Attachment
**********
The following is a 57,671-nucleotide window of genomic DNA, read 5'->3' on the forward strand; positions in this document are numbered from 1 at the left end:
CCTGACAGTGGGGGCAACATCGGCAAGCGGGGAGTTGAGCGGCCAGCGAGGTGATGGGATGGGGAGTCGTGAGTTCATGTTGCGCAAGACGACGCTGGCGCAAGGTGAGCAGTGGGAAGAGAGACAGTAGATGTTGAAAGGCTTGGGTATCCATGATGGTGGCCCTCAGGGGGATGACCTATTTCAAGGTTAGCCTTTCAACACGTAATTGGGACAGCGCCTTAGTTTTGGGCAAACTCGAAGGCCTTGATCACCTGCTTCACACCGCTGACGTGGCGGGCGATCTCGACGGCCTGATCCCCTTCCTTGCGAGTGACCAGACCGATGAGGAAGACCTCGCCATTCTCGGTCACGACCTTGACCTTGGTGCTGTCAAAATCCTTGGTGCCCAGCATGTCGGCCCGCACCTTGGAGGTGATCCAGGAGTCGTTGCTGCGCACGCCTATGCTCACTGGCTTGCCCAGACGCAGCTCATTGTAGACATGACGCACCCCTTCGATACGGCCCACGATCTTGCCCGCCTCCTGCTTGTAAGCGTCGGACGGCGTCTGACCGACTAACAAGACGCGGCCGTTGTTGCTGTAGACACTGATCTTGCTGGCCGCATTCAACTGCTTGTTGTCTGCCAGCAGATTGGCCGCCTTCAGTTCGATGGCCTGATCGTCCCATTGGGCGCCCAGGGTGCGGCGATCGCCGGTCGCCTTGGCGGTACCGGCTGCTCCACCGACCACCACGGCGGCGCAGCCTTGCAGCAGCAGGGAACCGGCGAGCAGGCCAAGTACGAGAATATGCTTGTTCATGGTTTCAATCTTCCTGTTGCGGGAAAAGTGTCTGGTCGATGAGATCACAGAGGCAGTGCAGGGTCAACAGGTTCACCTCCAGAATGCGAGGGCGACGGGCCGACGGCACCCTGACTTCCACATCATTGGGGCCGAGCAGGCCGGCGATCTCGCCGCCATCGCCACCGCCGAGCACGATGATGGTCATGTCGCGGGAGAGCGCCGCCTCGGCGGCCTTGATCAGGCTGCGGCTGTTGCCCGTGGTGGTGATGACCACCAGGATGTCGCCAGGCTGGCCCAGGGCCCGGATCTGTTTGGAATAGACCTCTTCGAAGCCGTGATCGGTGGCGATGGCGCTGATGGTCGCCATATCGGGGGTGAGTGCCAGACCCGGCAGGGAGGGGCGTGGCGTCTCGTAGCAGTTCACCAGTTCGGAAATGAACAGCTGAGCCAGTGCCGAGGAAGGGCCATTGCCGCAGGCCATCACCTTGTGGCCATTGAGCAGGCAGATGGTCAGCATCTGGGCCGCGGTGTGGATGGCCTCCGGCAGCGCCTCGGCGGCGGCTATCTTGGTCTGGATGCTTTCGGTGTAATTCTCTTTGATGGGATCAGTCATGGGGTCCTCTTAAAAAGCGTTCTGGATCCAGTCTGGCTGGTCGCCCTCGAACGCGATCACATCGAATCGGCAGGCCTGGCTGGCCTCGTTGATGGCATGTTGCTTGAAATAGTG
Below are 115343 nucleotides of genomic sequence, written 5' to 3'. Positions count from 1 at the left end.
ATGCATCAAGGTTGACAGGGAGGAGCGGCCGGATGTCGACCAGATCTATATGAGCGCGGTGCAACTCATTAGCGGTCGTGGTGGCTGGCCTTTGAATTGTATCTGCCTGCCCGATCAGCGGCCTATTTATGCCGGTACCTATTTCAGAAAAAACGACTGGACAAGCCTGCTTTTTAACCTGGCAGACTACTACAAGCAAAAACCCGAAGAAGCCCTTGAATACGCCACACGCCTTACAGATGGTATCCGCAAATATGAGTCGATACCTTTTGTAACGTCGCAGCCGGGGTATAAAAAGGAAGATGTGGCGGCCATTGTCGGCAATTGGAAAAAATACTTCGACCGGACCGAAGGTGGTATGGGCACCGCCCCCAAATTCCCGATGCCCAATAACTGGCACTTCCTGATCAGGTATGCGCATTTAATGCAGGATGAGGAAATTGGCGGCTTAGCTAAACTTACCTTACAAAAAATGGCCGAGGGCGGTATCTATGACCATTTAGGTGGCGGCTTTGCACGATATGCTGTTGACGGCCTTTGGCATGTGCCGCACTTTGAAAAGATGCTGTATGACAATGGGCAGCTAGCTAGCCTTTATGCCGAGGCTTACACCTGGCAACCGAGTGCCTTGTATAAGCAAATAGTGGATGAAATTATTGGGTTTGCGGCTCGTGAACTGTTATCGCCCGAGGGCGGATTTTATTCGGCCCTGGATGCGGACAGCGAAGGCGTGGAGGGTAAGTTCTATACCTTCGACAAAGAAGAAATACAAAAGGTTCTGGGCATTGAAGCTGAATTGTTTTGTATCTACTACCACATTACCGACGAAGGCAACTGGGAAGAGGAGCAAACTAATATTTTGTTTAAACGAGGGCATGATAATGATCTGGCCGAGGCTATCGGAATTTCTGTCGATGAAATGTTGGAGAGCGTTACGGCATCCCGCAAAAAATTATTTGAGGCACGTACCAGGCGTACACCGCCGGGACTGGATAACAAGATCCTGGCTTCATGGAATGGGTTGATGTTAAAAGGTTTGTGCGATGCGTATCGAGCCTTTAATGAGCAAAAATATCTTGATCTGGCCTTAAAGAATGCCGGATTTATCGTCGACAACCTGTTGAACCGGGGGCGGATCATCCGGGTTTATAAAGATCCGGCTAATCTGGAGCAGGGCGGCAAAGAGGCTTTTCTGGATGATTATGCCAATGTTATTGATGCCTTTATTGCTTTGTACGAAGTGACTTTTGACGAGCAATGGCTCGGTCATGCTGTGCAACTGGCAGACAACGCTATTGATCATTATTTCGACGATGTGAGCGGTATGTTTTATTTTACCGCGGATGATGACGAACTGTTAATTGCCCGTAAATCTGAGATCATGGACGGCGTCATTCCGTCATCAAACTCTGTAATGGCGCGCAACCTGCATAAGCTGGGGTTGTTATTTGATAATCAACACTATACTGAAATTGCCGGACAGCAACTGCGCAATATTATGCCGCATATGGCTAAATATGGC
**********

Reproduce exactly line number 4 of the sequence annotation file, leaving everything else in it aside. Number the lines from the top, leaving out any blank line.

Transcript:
ATGCATCAAGGTTGACAGGGAGGAGCGGCCGGATGTCGACCAGATCTATATGAGCGCGGTGCAACTCATTAGCGGTCGTGGTGGCTGGCCTTTGAATTGTATCTGCCTGCCCGATCAGCGGCCTATTTATGCCGGTACCTATTTCAGAAAAAACGACTGGACAAGCCTGCTTTTTAACCTGGCAGACTACTACAAGCAAAAACCCGAAGAAGCCCTTGAATACGCCACACGCCTTACAGATGGTATCCGCAAATATGAGTCGATACCTTTTGTAACGTCGCAGCCGGGGTATAAAAAGGAAGATGTGGCGGCCATTGTCGGCAATTGGAAAAAATACTTCGACCGGACCGAAGGTGGTATGGGCACCGCCCCCAAATTCCCGATGCCCAATAACTGGCACTTCCTGATCAGGTATGCGCATTTAATGCAGGATGAGGAAATTGGCGGCTTAGCTAAACTTACCTTACAAAAAATGGCCGAGGGCGGTATCTATGACCATTTAGGTGGCGGCTTTGCACGATATGCTGTTGACGGCCTTTGGCATGTGCCGCACTTTGAAAAGATGCTGTATGACAATGGGCAGCTAGCTAGCCTTTATGCCGAGGCTTACACCTGGCAACCGAGTGCCTTGTATAAGCAAATAGTGGATGAAATTATTGGGTTTGCGGCTCGTGAACTGTTATCGCCCGAGGGCGGATTTTATTCGGCCCTGGATGCGGACAGCGAAGGCGTGGAGGGTAAGTTCTATACCTTCGACAAAGAAGAAATACAAAAGGTTCTGGGCATTGAAGCTGAATTGTTTTGTATCTACTACCACATTACCGACGAAGGCAACTGGGAAGAGGAGCAAACTAATATTTTGTTTAAACGAGGGCATGATAATGATCTGGCCGAGGCTATCGGAATTTCTGTCGATGAAATGTTGGAGAGCGTTACGGCATCCCGCAAAAAATTATTTGAGGCACGTACCAGGCGTACACCGCCGGGACTGGATAACAAGATCCTGGCTTCATGGAATGGGTTGATGTTAAAAGGTTTGTGCGATGCGTATCGAGCCTTTAATGAGCAAAAATATCTTGATCTGGCCTTAAAGAATGCCGGATTTATCGTCGACAACCTGTTGAACCGGGGGCGGATCATCCGGGTTTATAAAGATCCGGCTAATCTGGAGCAGGGCGGCAAAGAGGCTTTTCTGGATGATTATGCCAATGTTATTGATGCCTTTATTGCTTTGTACGAAGTGACTTTTGACGAGCAATGGCTCGGTCATGCTGTGCAACTGGCAGACAACGCTATTGATCATTATTTCGACGATGTGAGCGGTATGTTTTATTTTACCGCGGATGATGACGAACTGTTAATTGCCCGTAAATCTGAGATCATGGACGGCGTCATTCCGTCATCAAACTCTGTAATGGCGCGCAACCTGCATAAGCTGGGGTTGTTATTTGATAATCAACACTATACTGAAATTGCCGGACAGCAACTGCGCAATATTATGCCGCATATGGCTAAATATGGC